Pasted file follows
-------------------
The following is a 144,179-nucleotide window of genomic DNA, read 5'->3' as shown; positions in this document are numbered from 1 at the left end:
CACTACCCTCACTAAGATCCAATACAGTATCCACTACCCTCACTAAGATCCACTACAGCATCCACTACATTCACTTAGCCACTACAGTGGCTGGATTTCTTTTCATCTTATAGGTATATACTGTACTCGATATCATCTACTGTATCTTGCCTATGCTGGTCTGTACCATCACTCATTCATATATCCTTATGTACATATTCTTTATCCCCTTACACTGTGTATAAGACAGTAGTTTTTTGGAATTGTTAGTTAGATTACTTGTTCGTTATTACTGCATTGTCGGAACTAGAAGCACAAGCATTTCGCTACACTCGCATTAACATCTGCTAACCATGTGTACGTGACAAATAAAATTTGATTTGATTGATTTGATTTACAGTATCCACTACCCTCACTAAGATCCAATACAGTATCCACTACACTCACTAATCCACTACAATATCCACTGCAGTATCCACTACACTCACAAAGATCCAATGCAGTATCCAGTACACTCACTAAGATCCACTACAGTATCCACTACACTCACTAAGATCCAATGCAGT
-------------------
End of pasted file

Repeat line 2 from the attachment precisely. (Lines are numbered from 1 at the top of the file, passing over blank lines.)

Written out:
CACTACCCTCACTAAGATCCAATACAGTATCCACTACCCTCACTAAGATCCACTACAGCATCCACTACATTCACTTAGCCACTACAGTGGCTGGATTTCTTTTCATCTTATAGGTATATACTGTACTCGATATCATCTACTGTATCTTGCCTATGCTGGTCTGTACCATCACTCATTCATATATCCTTATGTACATATTCTTTATCCCCTTACACTGTGTATAAGACAGTAGTTTTTTGGAATTGTTAGTTAGATTACTTGTTCGTTATTACTGCATTGTCGGAACTAGAAGCACAAGCATTTCGCTACACTCGCATTAACATCTGCTAACCATGTGTACGTGACAAATAAAATTTGATTTGATTGATTTGATTTACAGTATCCACTACCCTCACTAAGATCCAATACAGTATCCACTACACTCACTAATCCACTACAATATCCACTGCAGTATCCACTACACTCACAAAGATCCAATGCAGTATCCAGTACACTCACTAAGATCCACTACAGTATCCACTACACTCACTAAGATCCAATGCAGT